A regional future for CSA Czech Airlines? March 2010
Following CSA Czech Airlines disastrous attempt at privatisation in 2009, key questions remain over the future of the Czech flag carrier. Can it remain a niche network carrier, or does its future lie as a regional feeder airline?
Prague–based CSA operates to more than 60 destinations in Europe, the Middle East and North Africa, and has been profitable through the 2000s — albeit at relatively low levels (see charts, below).
Theoretically CSA is ideally located to take advantage of long–term growth from central and eastern Europe to other markets, and Airbuss latest market forecast is bullish about growth rates for the central European region (which in its definition includes eastern Europe) over the 2009- 2028 period, as shown opposite.
The Czech state, led by the finance ministry, launched a process to sell its 91.5% stake in CSA in February last year, with a winning bidder scheduled to be chosen by the middle of July. The ministry wanted to raise more than $270m, but from the start imposed a number of conditions on potential buyers, including a requirement that CSA retains its national airline status and that it keeps its base at Prague airport for at least five years. To make matters worse, the process itself verged on shambolic — almost inevitably the initial timeline was extended not once but twice (until the end of September), with the ministrys justification for this being that it would provide enough time to bidders for valuing the company.
A hasty shortlist?
In fact four serious bidders came forward over the first few months of 2009, including Air France/KLM, Aeroflot and Odien — a regional private equity fund that owns Cedok, the largest travel agency in the Czech Republic. The fourth expression of interest came from a consortium between Unimex, a Czech financial company (with a 51% interest in the consortium) and Czech charter airline Travel Service (which had a 49% share). Travel Service, of which Icelandair Group owns 30% and Unimex 20%, was the subject of a failed takeover by CSA in 2005, but since then it has expanded into low–cost scheduled services though subsidiary Smart Wings. In April the Czech finance ministry narrowed these potential bidders down to a shortlist of just two Air France/KLM and Unimex/Travel Service. This was a decision that puzzled some analysts at the time, as with just two entities on the shortlist this didnt give the ministry much room for manoeuvre if one of the bidders fell away (and indeed that was a mistake that would come back to haunt the process).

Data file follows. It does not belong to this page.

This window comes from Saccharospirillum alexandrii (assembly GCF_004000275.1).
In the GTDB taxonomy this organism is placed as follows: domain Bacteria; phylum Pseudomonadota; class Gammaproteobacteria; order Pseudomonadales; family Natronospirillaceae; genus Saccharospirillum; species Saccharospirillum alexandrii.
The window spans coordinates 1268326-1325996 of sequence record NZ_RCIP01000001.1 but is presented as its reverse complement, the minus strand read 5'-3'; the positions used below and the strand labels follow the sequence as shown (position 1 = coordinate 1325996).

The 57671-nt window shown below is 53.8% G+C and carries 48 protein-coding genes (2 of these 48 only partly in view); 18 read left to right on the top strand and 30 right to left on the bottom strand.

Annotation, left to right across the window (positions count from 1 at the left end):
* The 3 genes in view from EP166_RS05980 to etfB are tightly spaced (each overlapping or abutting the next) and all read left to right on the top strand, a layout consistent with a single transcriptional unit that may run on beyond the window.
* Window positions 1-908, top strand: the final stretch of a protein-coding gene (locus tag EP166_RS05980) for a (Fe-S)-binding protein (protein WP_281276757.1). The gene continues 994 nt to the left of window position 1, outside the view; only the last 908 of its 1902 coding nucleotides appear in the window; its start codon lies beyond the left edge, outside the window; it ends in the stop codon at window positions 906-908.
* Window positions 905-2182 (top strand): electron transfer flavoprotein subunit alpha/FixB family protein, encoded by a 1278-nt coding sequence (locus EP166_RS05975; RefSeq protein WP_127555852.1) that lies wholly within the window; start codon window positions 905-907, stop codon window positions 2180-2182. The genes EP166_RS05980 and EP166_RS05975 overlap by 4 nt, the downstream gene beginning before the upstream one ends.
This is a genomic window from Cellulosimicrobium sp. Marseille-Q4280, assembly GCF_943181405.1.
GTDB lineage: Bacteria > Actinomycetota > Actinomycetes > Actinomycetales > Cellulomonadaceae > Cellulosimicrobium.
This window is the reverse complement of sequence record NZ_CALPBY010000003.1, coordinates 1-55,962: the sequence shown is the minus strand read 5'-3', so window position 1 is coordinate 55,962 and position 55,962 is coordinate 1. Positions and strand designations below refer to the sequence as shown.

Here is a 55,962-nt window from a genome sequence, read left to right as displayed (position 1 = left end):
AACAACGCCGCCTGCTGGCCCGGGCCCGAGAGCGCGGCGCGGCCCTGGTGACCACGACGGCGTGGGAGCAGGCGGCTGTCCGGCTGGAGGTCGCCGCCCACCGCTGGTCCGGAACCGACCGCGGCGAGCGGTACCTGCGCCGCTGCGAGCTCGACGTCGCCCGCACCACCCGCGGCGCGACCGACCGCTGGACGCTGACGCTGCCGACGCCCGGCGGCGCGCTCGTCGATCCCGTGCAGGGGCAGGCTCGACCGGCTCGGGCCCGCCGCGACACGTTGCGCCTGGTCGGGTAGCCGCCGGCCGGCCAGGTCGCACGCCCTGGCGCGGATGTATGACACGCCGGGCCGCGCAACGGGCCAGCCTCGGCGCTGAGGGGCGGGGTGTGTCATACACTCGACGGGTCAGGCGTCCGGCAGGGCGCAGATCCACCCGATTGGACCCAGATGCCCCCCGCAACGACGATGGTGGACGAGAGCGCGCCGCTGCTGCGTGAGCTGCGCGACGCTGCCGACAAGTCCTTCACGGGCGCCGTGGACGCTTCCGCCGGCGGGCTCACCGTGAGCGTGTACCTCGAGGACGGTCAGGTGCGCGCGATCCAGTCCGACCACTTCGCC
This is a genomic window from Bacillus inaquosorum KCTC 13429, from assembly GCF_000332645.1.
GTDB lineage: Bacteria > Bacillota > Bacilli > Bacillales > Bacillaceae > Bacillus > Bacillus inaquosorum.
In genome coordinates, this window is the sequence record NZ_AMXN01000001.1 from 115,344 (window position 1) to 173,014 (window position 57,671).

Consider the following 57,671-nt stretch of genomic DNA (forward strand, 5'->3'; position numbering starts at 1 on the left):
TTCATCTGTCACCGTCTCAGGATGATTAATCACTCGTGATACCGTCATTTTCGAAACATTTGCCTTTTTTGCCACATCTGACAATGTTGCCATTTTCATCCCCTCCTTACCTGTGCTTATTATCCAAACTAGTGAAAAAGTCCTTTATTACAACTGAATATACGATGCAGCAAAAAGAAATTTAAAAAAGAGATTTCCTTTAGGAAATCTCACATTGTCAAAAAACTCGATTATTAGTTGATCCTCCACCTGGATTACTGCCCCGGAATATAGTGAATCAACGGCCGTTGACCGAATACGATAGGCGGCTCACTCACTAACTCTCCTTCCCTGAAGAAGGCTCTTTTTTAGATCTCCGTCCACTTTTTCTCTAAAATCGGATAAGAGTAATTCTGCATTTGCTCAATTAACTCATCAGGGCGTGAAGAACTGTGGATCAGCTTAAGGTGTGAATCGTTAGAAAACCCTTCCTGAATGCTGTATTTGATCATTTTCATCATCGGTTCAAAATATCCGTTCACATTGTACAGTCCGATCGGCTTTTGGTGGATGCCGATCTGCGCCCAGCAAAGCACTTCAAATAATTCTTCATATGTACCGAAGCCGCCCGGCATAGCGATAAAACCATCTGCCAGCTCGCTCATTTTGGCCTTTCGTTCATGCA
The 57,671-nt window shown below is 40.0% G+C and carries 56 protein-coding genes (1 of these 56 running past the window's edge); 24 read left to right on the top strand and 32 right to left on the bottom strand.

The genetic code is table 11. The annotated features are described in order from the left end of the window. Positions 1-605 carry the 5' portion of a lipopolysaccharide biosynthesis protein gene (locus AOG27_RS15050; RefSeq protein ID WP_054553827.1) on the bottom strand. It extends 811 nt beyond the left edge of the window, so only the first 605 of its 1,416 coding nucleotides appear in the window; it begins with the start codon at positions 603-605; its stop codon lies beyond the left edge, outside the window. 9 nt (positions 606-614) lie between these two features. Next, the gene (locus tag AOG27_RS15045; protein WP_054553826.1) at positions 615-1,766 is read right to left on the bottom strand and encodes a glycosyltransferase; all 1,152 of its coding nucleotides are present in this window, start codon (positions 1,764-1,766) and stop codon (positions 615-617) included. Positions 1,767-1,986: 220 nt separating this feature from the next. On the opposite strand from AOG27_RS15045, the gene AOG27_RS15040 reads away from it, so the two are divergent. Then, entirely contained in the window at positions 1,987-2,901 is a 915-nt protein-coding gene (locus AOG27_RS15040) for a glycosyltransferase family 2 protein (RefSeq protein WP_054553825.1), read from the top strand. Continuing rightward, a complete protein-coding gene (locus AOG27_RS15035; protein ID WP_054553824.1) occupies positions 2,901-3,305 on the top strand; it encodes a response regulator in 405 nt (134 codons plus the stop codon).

Additionally, the decision to exclude Aeroflot from the shortlist also appeared short–sighted, as it is arguable that of all the potential bidders Aeroflot would have been the best strategic fit for CSA, bolstering the Russian airlines position against Lufthansa in central and eastern Europe and allowing CSA to have a strong partner/owner eastwards.
Aeroflot suspected that the hasty decision to exclude it was at least partly due to a perception among Czech politicians that Aeroflot ownership of CSA would have presented a security threat for the Czech Republic. Indeed the finance ministry had said that it needed to check whether "any of the bidders is directly or indirectly owned by state–owned entities of countries whose foreign and internal policies pose security risks for the Czech Republic", although it subsequently never mentioned this as an explicit rationale for omitting Aeroflot from the shortlist.
Aeroflot quickly put out a statement that following a thorough examination of CSAs financial and operational situation, Aeroflot detected considerable risks in the bid, which would have entailed serious financial obligations at a time of a global financial crisis. Thats partly an attempt to save some face for the airline, but may also reflect concern from the National Reserve Corporation, which owns a substantial minority of Aeroflot, that an Aeroflot purchase of CSA would not be sensible given that the Czech carrier would subsequently need substantial investment.
Down to just one...